Women may face workplace discrimination during and after pregnancy. This is especially true for women who are transitioning back into the workforce after a long period of absence.
A recent article in The Huffington Post discussed the story of a woman who experienced difficulty returning to work after taking time off to raise her children. The woman in question had prior work experience at a university and a master’s degree in education, making her more than qualified for many jobs.
Despite sending out 50 resumes, she was only called into three interviews. After a year of fruitless job searching, she finally landed a career working in customer service at a finance company.
Is this woman’s story unique, or is it perhaps more common than we realize? As it turns out, mothers who take time off to raise children are heavily penalized if they return to work. For example, mothers who return to work after a period of absence lower their earning potential. U.S. Census data analyzed by the National Women’s Law Center also claims mothers make 73 cents for every dollar earned by fathers.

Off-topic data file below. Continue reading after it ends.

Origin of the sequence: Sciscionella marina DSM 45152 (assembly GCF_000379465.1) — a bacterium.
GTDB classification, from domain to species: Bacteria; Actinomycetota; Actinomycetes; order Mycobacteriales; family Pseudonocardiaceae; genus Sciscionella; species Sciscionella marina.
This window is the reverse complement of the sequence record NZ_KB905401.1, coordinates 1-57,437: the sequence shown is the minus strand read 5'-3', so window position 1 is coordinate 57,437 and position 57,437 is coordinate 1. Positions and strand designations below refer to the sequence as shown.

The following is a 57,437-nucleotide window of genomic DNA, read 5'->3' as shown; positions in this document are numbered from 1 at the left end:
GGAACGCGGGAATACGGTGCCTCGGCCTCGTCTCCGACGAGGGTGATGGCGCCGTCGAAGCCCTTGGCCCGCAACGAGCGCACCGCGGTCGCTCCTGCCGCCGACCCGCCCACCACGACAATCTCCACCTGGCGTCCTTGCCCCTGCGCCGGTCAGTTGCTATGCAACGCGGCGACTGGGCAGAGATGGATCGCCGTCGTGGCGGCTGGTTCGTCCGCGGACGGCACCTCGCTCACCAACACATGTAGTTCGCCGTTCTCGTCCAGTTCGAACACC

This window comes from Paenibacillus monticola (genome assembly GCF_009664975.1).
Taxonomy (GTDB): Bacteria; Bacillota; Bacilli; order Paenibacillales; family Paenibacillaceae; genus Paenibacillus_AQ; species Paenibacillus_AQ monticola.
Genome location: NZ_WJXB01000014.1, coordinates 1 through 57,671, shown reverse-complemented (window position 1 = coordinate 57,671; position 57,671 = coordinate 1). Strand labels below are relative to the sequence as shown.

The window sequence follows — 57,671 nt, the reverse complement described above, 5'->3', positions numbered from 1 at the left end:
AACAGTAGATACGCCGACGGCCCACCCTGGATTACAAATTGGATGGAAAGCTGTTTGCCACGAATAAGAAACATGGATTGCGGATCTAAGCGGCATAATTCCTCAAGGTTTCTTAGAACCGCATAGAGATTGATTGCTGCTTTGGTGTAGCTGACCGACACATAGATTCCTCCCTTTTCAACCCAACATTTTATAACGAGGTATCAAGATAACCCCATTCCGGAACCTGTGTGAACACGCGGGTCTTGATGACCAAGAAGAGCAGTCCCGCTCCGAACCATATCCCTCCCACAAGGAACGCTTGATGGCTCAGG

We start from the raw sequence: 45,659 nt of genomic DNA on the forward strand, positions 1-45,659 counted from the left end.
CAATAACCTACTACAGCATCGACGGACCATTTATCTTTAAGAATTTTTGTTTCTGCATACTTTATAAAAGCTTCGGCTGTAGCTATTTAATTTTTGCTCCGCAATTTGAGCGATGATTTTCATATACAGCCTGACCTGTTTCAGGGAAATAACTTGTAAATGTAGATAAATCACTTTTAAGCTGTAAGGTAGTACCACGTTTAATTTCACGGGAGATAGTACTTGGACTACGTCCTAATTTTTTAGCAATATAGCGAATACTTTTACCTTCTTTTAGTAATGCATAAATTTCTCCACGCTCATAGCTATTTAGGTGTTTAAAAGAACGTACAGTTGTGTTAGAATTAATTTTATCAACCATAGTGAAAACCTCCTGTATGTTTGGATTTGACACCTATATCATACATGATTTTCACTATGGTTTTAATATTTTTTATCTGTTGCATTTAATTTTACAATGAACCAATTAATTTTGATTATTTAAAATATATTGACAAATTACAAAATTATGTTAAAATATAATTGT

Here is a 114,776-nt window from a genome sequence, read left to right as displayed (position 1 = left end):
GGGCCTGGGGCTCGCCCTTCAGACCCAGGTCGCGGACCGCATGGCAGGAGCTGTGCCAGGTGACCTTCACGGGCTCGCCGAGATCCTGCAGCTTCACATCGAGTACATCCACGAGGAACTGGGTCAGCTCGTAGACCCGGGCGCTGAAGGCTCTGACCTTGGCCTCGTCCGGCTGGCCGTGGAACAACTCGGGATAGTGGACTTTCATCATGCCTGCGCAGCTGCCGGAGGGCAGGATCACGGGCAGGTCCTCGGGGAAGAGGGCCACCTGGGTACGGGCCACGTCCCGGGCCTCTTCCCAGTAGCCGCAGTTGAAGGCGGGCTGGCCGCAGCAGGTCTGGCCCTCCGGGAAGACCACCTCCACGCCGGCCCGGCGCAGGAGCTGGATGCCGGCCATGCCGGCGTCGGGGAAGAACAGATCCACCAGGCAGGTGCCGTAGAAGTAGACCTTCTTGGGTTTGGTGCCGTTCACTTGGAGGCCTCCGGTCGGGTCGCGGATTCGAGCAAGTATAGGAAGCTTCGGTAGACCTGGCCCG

Mocha Moms, a nonprofit for African American mothers, conducted a survey to discover the severity of this issue. According to its research, 53.7 percent of mothers surveyed wanted to return to work, but were having problems getting hired.
Is Job Discrimination Against Mothers Illegal?
There are some cases where job discrimination against mothers is illegal under federal law. Let’s say for example a mother is hired, but given a lower-paid position solely because she has caregiving responsibilities. Such an action could be illegal under Title VII of the Civil Rights Act or the Americans with Disabilities Act (depending on the circumstances).
Another example could be preferential treatment of female workers without children over female workers who are also parents. Like all forms of discrimination, legal options are available. However, collecting evidence of discrimination can be crucial when deciding to take legal action.
The Los Angeles employment attorneys at Kesluk, Silverstein, Jacob & Morrison, P.C. can help workers who are experiencing workplace discrimination.